And as the population of patients diagnosed with ASD has grown substantially in recent years, so too have the number and kind of diagnostics that are available. Stephen Scherer, a medical geneticist at The Hospital for Sick Children in Toronto, has done a systematic analysis of marketed ASD diagnostics and finds that they are all over the map, with respect to both the number and identity of the variants being queried. In a 2018 survey of commercial ASD tests, the number of variants tested by a product ranged from 26 to 2,562. Current genetic testing usually starts out with microarrays, which capture 7% (mainly copy-number variants), and if nothing comes up, continues with exome sequencing, which turns up another 7% of non-overlapping variants, generally smaller changes such as point mutations or small deletions, according to Scherer. “The two technologies are mostly complementary,” he says. Although some companies report exomes, many actually sequence the whole genome, as it is more efficient and quicker to get the data, he says.
Ambry Genetics offers broad testing for neurological diseases with a panel of about 200 genes that they say covers over 60% of patients identified as having a genetic cause for a neurodevelopmental disorder, including developmental delay, intellectual disability and/or ASDs. But they also offer more focused diagnostics; for ASD, they test for a few dozen genes. “There is definite interest to make more specific panels,” says Kelly Radtke, manager of rare disease scientists at Ambry. Smaller panels focus on genes thought to be causative of, rather than just associated with, ASD. For the autism panel, “We included genes that were seen only in patients that had isolated neurological signs such as delayed development or behavioral disorders, but not multisystemic genetic syndromes that have many additional, often very identifiable, symptoms,” says Radtke.
But there are reasons to cover many genes. As tests don’t come cheap, and not all payers are on board with paying for extensive assessments, expanding the number of variants covered in one test increases the chances of finding something. “The companies couldn’t justify the cost for a small panel that might capture only a percent or two of autism. Thus, they throw everything in, for more than just autism—which is why some panels have a thousand, or more, variants—but also variants for neuronal development delays and autism-associated genes that are shared with some Mendelian diseases,” says Scherer.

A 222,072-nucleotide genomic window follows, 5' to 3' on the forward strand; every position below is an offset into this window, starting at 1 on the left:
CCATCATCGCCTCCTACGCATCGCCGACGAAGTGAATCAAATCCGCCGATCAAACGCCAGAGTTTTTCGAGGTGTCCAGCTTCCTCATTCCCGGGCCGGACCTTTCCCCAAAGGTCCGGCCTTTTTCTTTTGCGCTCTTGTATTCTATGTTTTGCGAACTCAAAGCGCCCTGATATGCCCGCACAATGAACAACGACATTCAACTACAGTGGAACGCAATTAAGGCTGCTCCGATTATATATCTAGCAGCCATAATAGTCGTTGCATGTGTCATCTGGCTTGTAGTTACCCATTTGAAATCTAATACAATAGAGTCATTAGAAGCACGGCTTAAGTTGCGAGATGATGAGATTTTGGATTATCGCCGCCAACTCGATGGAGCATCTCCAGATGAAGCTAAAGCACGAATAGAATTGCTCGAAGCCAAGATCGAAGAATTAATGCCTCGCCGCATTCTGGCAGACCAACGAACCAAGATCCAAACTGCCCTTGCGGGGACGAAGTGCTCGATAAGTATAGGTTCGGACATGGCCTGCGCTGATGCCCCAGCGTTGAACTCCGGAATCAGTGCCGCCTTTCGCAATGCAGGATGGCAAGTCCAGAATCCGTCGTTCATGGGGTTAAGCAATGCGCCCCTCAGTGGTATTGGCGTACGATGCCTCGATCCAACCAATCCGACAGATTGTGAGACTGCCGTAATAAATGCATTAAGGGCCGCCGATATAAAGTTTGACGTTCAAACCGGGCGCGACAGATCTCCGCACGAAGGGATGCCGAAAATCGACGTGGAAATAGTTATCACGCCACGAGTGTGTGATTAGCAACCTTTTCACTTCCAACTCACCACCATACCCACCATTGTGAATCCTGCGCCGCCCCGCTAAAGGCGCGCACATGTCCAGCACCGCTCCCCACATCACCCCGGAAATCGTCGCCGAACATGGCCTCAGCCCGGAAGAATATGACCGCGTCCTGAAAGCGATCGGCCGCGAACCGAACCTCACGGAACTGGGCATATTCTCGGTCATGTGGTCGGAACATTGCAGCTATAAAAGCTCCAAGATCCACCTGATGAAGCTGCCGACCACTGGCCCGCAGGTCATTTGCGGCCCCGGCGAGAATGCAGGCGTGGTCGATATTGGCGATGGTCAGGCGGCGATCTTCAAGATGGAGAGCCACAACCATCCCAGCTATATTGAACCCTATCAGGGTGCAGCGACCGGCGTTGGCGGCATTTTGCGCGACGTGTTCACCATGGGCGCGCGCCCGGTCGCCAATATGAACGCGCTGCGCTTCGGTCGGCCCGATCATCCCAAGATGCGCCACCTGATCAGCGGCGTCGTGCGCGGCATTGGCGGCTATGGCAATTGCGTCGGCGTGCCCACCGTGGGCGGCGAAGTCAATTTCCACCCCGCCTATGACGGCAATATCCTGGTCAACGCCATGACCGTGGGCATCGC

GeneDx’s Autism/ID Xpanded panel, for example, includes over 2,300 genes, ~400 of which have known pathogenic variants (as opposed to just associations). “We’ve analyzed over 10,000 patients using that gene list. The number of patients we test via this panel increases daily, as does the number of genes from which we’ve reported pathogenic variants,” says Lindy. Although gene lists quickly become outdated—it’s been said that the day an ASD gene sequencing panel is made, it is already out of date—“phenotypically driven exome-based panels are faster and easier to update, making them the least out-of-date panels on the market,” she says.
And with greater attention to ASD, parents and caregivers are increasingly looking to genetic testing for answers. Testing for autism has skyrocketed, says Lindy. “[Our] test orders for the Autism Xpanded panel have grown exponentially, not linearly, compared with other types of testing.”
Ultimately, the goal is to find genes associated with features specific to autism, with particular attributes such as social behavior, anxiety or intellectual disability. Scherer is skeptical that a single gene could cause something like social behavior. “But we won’t know until we look,” he says. And there is reason for optimism. Lindy says that with some ASD-associated phenotypes, it has been possible to find genes that cause a large proportion of cases. With epilepsy, for example, they found that 24.8% of positive cases (probands with a causative variant) had a pathogenic variant in the SCN1A gene and 13.2% had a one in the KCNQ2 gene8.